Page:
Indian captain Virat Kohli returns to the pavilion.
Australian cricket legend Ian Chappell has witnessed countless batting capitulations in more than 50 years of involvement at the top level.
Which innings does India’s 36-all-out collapse at Adelaide Oval remind him of?
England skittling Australia for 60 at the Trent Bridge Test match of the 2015 Ashes.
When Michael Clarke’s men arrived at the Nottingham venue, they needed to win the match to remain a chance of winning the series.
But chief destroyer Stuart Broad would take 8-15 as Australia crumbled to what remains their equal-seventh lowest innings total in Test history, en route to an innings defeat.
Today’s horror show in the Border-Gavaskar series opener saw India plummet to their lowest innings total in Test history, eclipsing their 42 against England at Lord’s in 1974.
“The one I would compare it to is Australia at Trent Bridge when Stuart Broad ran through the Aussies and they got bowled out for 60. It was pretty similar on that day; Australia nicked everything and England held onto their catches,” Chappell told Wide World of Sports.
“Some days you play and miss, and you play and miss, and you get a bit of luck early on and you get through it and you might prosper. And then on other days, you don’t get that luck and things go downhill pretty fast.
“But that (the Trent Bridge innings) is the other one I can think of where the bowling was very good and the batsmen nicked everything.”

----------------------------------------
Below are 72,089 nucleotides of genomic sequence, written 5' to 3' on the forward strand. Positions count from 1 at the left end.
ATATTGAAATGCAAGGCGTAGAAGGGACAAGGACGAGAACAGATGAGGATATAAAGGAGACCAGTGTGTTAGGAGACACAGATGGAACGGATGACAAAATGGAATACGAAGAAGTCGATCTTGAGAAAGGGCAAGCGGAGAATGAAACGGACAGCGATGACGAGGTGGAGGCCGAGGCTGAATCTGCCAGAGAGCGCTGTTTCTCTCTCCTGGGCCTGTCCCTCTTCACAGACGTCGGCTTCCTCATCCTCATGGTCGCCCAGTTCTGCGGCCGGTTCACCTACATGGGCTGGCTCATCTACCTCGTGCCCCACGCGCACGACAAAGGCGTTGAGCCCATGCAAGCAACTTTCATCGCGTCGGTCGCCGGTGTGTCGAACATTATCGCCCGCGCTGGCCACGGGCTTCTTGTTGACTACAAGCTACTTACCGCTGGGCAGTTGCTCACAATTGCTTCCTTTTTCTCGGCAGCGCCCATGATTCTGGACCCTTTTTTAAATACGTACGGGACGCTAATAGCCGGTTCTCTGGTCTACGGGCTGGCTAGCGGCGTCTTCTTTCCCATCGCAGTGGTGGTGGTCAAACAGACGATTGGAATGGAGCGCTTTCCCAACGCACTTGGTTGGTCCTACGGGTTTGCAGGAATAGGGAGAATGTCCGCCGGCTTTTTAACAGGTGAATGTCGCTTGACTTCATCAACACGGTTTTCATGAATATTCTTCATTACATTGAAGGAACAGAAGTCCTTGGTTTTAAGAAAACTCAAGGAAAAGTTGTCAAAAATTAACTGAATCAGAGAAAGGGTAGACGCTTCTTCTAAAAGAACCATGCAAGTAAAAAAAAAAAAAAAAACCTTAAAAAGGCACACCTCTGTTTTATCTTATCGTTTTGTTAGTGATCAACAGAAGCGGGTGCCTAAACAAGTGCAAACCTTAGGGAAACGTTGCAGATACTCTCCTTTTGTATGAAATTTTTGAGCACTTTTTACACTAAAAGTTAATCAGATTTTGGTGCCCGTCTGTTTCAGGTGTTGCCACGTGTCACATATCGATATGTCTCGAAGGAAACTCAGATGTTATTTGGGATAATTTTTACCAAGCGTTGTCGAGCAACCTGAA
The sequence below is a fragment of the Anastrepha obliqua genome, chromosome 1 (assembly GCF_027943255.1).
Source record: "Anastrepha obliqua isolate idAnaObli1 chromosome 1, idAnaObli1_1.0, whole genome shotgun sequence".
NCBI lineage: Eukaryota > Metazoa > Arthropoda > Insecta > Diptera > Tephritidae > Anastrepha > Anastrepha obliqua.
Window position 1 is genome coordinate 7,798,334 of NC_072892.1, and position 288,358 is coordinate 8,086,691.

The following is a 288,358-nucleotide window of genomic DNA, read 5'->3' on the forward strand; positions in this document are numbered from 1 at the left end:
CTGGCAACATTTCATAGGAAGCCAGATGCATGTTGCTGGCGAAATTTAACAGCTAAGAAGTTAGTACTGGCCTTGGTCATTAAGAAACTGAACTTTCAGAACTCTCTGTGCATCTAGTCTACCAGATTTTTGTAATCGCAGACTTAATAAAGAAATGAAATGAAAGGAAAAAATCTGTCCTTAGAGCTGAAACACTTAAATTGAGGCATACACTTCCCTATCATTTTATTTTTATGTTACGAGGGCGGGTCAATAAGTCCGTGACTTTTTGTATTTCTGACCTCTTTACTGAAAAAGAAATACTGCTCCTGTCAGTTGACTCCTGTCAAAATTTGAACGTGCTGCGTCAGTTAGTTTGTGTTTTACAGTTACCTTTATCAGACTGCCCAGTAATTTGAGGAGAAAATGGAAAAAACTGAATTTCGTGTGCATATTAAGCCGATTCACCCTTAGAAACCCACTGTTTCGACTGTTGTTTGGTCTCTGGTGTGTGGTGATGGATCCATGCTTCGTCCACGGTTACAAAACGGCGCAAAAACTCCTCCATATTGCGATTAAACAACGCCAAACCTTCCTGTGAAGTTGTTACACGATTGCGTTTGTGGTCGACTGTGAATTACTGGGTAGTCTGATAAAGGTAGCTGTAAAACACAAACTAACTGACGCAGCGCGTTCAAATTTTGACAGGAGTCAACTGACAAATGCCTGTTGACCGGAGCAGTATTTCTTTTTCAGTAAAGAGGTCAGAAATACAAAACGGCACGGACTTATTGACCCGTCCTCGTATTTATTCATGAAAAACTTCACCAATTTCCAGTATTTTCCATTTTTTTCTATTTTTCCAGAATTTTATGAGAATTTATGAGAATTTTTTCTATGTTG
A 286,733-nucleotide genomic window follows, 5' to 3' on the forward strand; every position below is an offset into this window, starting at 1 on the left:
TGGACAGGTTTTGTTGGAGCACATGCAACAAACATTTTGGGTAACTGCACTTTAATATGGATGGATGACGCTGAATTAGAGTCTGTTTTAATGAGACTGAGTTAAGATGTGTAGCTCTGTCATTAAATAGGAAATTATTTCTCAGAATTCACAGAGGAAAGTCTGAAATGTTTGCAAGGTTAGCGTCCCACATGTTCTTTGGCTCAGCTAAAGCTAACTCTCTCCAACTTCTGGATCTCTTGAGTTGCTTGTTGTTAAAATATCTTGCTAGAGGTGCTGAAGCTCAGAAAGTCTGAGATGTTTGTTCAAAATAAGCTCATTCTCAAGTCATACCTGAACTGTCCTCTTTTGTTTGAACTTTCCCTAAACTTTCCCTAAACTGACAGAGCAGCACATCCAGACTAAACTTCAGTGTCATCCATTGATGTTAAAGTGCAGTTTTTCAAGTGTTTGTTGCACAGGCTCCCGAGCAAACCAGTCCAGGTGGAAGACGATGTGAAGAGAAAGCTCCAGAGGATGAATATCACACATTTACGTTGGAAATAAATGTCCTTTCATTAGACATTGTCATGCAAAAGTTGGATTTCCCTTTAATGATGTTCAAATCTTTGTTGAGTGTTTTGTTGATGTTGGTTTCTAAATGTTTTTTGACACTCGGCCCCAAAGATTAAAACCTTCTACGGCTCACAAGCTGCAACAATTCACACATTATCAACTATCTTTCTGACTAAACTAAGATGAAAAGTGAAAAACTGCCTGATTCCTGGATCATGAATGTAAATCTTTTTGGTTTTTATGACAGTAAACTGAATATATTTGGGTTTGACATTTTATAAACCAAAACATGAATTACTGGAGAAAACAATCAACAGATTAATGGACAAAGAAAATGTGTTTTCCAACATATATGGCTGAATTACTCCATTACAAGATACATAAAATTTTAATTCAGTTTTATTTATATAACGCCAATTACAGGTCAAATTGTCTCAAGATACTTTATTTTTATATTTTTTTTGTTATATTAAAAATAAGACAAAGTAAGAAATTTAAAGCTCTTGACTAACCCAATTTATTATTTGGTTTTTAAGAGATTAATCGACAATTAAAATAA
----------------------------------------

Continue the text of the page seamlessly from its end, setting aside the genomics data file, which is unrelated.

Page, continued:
India’s 36 is the lowest innings in Test cricket since 1955 and the equal-lowest total on Australian soil, while the previous lowest total at Adelaide Oval was 82.
Josh Hazlewood (5-8) become just the 18th Australian to take 200 Test wickets, and he also overtook the great Jeff Thomson.
However, Mohammed Shami retiring hurt after getting hit by a Pat Cummins short ball meant Hazlewood didn’t have the chance to better his best innings figures of 6-67.
The New South Welshman targeted the top of off stump relentlessly and treated onlookers to an exceptional display of outswing bowling.
Chappell was full of praise for Hazlewood and Cummins.
“The bowling was pretty nigh on perfect and you have those days when everything hits the edge,” Chappell said.
“When you hear commentators talking about how a bowler is unlucky and he’s beaten the bat a lot, it’s usually because he’s just a touch short in length. That’s when you beat the bat and don’t get the edge. But Australia hit the perfect length today, both Cummins and Hazlewood.”
The lowest Test innings Chappell was involved in saw England bowl Australia out for 78 at Lord’s in 1968.
England quick David Brown took 5-42 and Chappell was dismissed for seven.
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